“We need people who think outside the box, and who aren’t like everyone else,” says Greta Thunberg, a world-recognised 16-year old climate change activist. Greta is bold. She’s bright. She’s unafraid. And she’s unapologetic. She has Asperger’s, a condition on the autism spectrum. “It’s not a disease,” she says. “It’s my superpower.”
Greta has drawn on that very superpower to inspire millions of people to rally in more than 150 countries, driving much-needed awareness of the climate crisis.
She’s not alone. Some of the world’s greatest superstars – scientists, entrepreneurs, sports personalities, activists and more -credit their differently wired brains to their success.
The most decorated Olympian of all time, Michael Phelps has ADHD (attention deficit hyperactivity disorder). Bill Gates and Michael Jordon do too. It is believed that Albert Einstein, the world’s most famous genius, also had ADHD.
Entrepreneur Sir Richard Branson cites dyslexia as his greatest strength. Dyslexia certainly hasn’t held back superstars Will Smith, Tom Cruise, Salma Hayek, Kiera Knightley, Jamie Oliver and Daniel Radcliffe. Dan Ackroyd says Asperger’s helped to inspire his movie Ghostbusters. The list goes on.
Despite their brilliance, creativity and ingenuity, raising a child or living with a partner with neurodevelopmental differences can be challenging. We see parents and partners at their wits’ end; teachers frustrated because children do not conform to traditional methods of learning; and caregivers who are overwhelmed and emotionally spent. And we see children and adults with neurodevelopmental challenges whom feel unheard, unseen and sometimes, disregarded.
These children and adults are not broken. They don’t need fixing. The wiring of their brains isn’t wrong. It’s different. At IMI, we’re committed to helping those with neurodevelopmental differences accept or overcome the challenges they face and encourage their superpowers to flourish through a strength-based approach. Let us not suppress their unique way of contributing in an endeavour to make them fit the mould.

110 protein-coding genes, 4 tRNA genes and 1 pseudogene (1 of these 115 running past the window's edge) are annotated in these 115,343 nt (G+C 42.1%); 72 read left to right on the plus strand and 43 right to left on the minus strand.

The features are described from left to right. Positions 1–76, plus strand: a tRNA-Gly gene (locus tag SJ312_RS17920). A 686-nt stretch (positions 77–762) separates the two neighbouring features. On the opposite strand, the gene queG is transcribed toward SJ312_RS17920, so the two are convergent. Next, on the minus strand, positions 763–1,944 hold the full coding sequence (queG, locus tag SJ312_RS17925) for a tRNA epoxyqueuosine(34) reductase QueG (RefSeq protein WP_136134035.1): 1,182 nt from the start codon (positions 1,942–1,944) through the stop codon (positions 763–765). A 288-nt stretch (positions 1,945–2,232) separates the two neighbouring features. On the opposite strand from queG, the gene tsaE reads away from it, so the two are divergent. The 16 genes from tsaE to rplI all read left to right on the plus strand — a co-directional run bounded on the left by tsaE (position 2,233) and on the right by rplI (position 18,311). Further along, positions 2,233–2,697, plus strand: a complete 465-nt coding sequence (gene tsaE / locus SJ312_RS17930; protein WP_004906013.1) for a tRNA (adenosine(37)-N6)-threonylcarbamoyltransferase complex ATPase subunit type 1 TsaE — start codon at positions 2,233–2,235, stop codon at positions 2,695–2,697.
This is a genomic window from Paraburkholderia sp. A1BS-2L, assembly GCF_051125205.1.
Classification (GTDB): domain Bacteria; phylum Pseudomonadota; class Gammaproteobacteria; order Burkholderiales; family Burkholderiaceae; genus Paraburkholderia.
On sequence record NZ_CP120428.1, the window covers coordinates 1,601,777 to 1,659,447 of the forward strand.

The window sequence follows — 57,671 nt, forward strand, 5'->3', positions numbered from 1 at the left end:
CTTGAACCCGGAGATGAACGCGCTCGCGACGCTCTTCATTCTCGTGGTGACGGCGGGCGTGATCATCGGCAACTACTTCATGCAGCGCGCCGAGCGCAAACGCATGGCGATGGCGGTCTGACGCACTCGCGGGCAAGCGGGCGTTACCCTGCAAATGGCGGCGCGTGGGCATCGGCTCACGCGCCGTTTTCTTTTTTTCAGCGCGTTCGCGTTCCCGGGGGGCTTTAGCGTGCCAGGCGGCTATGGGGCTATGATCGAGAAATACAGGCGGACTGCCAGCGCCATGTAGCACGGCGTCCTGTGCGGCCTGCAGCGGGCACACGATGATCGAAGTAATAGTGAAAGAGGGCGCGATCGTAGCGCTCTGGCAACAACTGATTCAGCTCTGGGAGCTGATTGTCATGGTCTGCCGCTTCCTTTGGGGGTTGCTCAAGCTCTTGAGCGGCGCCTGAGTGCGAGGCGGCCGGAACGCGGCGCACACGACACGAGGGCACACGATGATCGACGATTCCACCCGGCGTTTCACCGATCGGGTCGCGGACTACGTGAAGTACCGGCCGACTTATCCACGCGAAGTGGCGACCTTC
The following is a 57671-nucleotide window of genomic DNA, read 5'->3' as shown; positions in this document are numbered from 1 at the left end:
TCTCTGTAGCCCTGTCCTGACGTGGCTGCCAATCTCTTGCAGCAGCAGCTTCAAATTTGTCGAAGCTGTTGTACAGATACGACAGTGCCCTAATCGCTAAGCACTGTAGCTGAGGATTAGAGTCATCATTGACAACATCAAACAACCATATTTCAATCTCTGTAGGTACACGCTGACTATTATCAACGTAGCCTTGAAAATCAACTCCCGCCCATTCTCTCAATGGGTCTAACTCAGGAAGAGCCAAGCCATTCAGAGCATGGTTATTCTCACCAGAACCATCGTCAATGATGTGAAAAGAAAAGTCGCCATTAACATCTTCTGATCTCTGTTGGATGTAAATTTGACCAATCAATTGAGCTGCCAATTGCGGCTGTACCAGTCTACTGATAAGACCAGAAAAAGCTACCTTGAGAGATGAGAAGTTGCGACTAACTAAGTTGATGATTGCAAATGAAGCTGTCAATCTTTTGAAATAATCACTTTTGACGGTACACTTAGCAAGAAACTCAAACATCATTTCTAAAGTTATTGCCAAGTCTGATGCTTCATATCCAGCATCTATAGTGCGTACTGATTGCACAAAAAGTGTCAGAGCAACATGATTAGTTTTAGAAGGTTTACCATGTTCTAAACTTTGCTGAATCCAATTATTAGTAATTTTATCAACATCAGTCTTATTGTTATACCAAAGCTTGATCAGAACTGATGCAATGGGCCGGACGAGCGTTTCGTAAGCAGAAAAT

After all, many of those who defy the mould will pave the way for the future.
“If you’ve got a different kind of brain, and I submit that most interesting people do, that’s great…..Never lose sight of those strengths, those talents, because that is what’s going to take you to great places.”
Edward Hallowell, child and adult psychiatrist, best-selling author, and a world-renowned speaker with ADHD.
If you or a loved one has or may have a neurodevelopmental condition – ADHD, ASD (autism spectrum disorder), Dysgraphia (Dyscalculia, Dyspraxia) or Dyslexia – we can help. Our clinical psychologists can help to diagnose these conditions through a range of psycho-educational assessments, clinical observations and thorough conversations. They can work with your child to understand their learning styles, interests, strengths and unique ways of being. Our counsellors and psychologists can identify strategies, tools and resources that maximise your child’s learning and support them with the daily challenges.
Our psychologists and our counsellors firmly believe in promoting self-reliance, self-awareness, understanding and resilience. A neurodevelopmental condition is not about what you can’t do; it’s about what you can do.